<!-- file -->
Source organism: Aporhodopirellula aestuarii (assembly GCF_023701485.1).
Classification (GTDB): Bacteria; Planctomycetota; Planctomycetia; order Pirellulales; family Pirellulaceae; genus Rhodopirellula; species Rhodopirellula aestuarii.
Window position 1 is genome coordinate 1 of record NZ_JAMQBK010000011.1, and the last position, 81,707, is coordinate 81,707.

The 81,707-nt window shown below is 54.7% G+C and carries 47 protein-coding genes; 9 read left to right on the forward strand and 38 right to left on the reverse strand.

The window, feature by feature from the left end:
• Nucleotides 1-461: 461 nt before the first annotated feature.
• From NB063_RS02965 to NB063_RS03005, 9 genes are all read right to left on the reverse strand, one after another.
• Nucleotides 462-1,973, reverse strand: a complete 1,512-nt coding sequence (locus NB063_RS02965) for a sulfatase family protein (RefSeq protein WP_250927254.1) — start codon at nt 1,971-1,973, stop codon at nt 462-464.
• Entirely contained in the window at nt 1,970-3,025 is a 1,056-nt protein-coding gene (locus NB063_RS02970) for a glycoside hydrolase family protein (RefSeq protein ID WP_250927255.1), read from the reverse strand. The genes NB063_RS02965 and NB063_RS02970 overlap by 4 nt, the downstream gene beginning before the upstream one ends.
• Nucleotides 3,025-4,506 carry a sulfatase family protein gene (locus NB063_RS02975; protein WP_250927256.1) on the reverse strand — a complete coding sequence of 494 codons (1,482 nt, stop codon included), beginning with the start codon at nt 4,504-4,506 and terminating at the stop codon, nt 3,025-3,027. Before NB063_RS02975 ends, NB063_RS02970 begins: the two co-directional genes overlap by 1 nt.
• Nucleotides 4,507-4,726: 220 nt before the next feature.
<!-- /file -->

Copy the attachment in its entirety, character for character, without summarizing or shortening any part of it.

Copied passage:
Source organism: Aporhodopirellula aestuarii (assembly GCF_023701485.1).
Classification (GTDB): Bacteria; Planctomycetota; Planctomycetia; order Pirellulales; family Pirellulaceae; genus Rhodopirellula; species Rhodopirellula aestuarii.
Window position 1 is genome coordinate 1 of record NZ_JAMQBK010000011.1, and the last position, 81,707, is coordinate 81,707.

The 81,707-nt window shown below is 54.7% G+C and carries 47 protein-coding genes; 9 read left to right on the forward strand and 38 right to left on the reverse strand.

The window, feature by feature from the left end:
• Nucleotides 1-461: 461 nt before the first annotated feature.
• From NB063_RS02965 to NB063_RS03005, 9 genes are all read right to left on the reverse strand, one after another.
• Nucleotides 462-1,973, reverse strand: a complete 1,512-nt coding sequence (locus NB063_RS02965) for a sulfatase family protein (RefSeq protein WP_250927254.1) — start codon at nt 1,971-1,973, stop codon at nt 462-464.
• Entirely contained in the window at nt 1,970-3,025 is a 1,056-nt protein-coding gene (locus NB063_RS02970) for a glycoside hydrolase family protein (RefSeq protein ID WP_250927255.1), read from the reverse strand. The genes NB063_RS02965 and NB063_RS02970 overlap by 4 nt, the downstream gene beginning before the upstream one ends.
• Nucleotides 3,025-4,506 carry a sulfatase family protein gene (locus NB063_RS02975; protein WP_250927256.1) on the reverse strand — a complete coding sequence of 494 codons (1,482 nt, stop codon included), beginning with the start codon at nt 4,504-4,506 and terminating at the stop codon, nt 3,025-3,027. Before NB063_RS02975 ends, NB063_RS02970 begins: the two co-directional genes overlap by 1 nt.
• Nucleotides 4,507-4,726: 220 nt before the next feature.